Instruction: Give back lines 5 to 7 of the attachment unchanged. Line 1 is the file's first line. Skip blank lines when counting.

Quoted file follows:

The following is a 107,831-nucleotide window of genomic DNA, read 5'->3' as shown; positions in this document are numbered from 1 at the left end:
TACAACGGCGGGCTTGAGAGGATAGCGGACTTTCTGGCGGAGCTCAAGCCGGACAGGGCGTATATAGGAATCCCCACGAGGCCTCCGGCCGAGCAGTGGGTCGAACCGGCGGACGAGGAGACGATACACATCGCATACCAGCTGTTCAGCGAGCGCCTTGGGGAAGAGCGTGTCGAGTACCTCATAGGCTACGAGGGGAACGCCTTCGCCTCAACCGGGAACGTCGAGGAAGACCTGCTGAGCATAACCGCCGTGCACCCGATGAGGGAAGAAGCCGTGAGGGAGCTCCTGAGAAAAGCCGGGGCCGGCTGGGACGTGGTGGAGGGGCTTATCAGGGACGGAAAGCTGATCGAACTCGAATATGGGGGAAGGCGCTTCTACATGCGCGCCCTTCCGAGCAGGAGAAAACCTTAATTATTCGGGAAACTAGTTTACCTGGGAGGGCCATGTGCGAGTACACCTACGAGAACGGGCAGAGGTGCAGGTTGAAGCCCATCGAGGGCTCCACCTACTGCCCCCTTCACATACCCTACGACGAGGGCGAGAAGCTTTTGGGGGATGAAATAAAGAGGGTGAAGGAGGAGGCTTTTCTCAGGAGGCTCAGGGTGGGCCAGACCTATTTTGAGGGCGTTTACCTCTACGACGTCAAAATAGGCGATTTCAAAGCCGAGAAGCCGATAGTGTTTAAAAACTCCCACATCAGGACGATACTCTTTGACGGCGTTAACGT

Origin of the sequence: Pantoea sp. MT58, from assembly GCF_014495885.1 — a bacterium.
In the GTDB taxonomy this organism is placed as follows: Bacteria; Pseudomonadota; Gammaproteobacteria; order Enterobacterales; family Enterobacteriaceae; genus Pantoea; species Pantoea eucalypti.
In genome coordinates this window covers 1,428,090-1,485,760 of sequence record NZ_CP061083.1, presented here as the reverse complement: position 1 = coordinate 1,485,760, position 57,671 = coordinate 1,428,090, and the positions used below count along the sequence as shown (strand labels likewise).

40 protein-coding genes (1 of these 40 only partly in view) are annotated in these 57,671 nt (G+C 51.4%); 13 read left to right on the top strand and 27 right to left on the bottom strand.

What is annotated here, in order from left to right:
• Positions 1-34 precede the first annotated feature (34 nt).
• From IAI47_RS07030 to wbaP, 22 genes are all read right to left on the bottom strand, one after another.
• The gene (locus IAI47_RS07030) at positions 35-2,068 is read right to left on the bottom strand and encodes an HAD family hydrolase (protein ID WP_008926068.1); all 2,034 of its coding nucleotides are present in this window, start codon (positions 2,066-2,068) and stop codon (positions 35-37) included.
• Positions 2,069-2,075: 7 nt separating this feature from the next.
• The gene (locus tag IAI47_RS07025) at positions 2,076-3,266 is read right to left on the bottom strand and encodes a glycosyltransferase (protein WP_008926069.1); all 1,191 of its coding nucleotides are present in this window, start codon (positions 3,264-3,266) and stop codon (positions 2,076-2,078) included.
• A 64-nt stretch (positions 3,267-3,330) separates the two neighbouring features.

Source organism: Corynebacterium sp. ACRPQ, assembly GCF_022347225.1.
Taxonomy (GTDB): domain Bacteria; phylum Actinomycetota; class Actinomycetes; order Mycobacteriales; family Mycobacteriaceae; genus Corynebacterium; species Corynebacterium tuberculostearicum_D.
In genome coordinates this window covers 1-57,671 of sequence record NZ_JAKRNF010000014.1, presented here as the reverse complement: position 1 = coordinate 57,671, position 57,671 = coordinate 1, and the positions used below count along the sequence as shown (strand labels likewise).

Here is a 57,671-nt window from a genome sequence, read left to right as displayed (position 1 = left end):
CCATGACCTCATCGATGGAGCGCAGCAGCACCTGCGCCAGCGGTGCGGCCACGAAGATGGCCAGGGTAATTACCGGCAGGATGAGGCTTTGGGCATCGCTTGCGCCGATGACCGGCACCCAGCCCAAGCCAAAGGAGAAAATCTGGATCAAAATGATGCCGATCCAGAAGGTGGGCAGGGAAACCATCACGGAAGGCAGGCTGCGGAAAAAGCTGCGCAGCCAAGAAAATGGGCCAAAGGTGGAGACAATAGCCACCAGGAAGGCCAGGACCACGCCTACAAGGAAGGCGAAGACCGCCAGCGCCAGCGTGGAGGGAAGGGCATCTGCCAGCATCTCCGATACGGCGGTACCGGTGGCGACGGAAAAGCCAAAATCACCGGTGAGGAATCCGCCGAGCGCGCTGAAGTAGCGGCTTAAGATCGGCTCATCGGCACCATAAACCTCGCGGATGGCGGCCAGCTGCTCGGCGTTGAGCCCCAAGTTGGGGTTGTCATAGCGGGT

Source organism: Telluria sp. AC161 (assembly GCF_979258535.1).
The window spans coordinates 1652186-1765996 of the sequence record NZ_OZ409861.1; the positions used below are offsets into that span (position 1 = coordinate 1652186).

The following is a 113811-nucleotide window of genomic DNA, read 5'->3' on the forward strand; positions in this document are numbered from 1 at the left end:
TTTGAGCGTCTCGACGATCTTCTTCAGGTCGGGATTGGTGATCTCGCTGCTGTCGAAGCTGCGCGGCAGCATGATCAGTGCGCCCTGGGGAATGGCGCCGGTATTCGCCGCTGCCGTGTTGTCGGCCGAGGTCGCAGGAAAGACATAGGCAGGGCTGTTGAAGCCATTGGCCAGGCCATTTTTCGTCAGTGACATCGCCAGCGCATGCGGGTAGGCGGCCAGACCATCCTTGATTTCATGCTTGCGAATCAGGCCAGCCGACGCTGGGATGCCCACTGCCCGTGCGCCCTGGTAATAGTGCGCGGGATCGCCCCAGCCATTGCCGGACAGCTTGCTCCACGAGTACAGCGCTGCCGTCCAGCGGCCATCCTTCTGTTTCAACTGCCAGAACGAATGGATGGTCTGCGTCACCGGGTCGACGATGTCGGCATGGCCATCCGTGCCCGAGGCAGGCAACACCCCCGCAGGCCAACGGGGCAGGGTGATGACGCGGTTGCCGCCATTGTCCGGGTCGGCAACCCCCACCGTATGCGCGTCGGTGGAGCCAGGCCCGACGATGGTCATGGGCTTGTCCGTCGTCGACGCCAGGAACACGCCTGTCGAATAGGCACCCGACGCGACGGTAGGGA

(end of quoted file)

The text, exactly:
In genome coordinates this window covers 1,428,090-1,485,760 of sequence record NZ_CP061083.1, presented here as the reverse complement: position 1 = coordinate 1,485,760, position 57,671 = coordinate 1,428,090, and the positions used below count along the sequence as shown (strand labels likewise).

40 protein-coding genes (1 of these 40 only partly in view) are annotated in these 57,671 nt (G+C 51.4%); 13 read left to right on the top strand and 27 right to left on the bottom strand.

What is annotated here, in order from left to right: